Have you spotted our tube adverts at Warwick Avenue, Belsize Park and Putney Bridge stations? The adverts, which highlight some of our recent work in the nearby areas, are appearing at the stations between now and the start of May.
Belsize Park (NW3), North West London
Belsize Park is home to several mid-Victorian stucco fronted houses. The area also has several converted flats in large Victorian and Georgian buildings.
The area first appears in records from the 1300s when it was then referred to as ‘The Manor of Belsize’. As London grew in size, Belsize Park developed as a suburb with many wealthy Londoners choosing to live in the area.
Today the area is a conservation area located within the London Borough of Camden.
Warwick Avenue (W9), West London
Warwick Avenue tube station is located in Little Venice, a small neighbourhood in the City of Westminster. Little Venice is home to several Regency white painted stucco terraced town houses and mansion blocks.
Nearby in Maida Vale the types of buildings vary from large, white stucco-fronted villas to Edwardian redbrick mansion blocks. Recently a conservation area has been applied, covering from around Randolph Avenue down to Elgin Avenue, to protect some of the older streets in the area.
Putney Bridge Station (SW6), South West London
Unlike the name of the station suggests, Putney Bridge Station is actually located on the Fulham side of the River Thames, not the Putney side.
Fulham is part of the London Borough of Hammersmith and Fulham and is home to several roads of Victorian terraced houses. The area has a long history, with Neolithic tribes believed to have lived by the riverside in Fulham in around 3000 BC.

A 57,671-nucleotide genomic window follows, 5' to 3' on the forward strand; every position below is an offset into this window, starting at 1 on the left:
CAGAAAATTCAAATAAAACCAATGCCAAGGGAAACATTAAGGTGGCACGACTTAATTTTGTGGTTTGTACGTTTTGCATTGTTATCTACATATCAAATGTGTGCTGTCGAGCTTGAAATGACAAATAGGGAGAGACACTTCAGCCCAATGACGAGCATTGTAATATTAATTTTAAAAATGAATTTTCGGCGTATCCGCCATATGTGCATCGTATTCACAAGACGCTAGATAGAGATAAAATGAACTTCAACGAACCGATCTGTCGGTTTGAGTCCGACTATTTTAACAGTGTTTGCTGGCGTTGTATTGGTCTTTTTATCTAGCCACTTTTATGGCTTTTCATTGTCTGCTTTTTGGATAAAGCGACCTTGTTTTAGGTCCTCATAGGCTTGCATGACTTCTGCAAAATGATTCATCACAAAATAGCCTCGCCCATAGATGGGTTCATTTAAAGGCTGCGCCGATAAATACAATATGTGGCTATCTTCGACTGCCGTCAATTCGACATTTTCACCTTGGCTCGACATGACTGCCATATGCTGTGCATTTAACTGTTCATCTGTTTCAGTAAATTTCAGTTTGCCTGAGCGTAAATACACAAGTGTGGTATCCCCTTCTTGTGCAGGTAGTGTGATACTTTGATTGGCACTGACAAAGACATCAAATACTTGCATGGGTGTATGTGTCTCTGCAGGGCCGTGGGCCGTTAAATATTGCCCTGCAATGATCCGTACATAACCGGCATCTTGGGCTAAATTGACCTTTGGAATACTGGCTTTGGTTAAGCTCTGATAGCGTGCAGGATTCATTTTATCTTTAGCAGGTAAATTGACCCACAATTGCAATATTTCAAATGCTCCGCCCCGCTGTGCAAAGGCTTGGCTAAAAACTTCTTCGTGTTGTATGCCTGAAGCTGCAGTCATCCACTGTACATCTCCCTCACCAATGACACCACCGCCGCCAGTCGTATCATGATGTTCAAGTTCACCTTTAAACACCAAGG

During the Victorian period Hammersmith and Fulham was a popular location for worker accommodation. With the vast growth of London industries over the Victorian era, the area has one of the highest concentration of pre-1900s housing in the capital (source).
Across the river, Putney (SW15) also has a rich and varied heritage extending from settlements in Neolithic times to the present day. The area has a variety of period properties from Victorian terrace houses to larger Edwardian properties. Putney was initially located in Surrey and didn’t officially become part of London until the later part of the Victorian period in 1889.
The Sash Window Workshop
Established in 1994, The Sash Window Workshop specialise in the replacement and repair of timber windows and doors in period properties.
All our replacement windows and doors are manufactured from our workshop in Bracknell, Berkshire to meet our customer’s specific requirements.
We work across London on a daily basis and have extensive experience working in conservation areas. Where necessary, we can also comply to listed building regulations.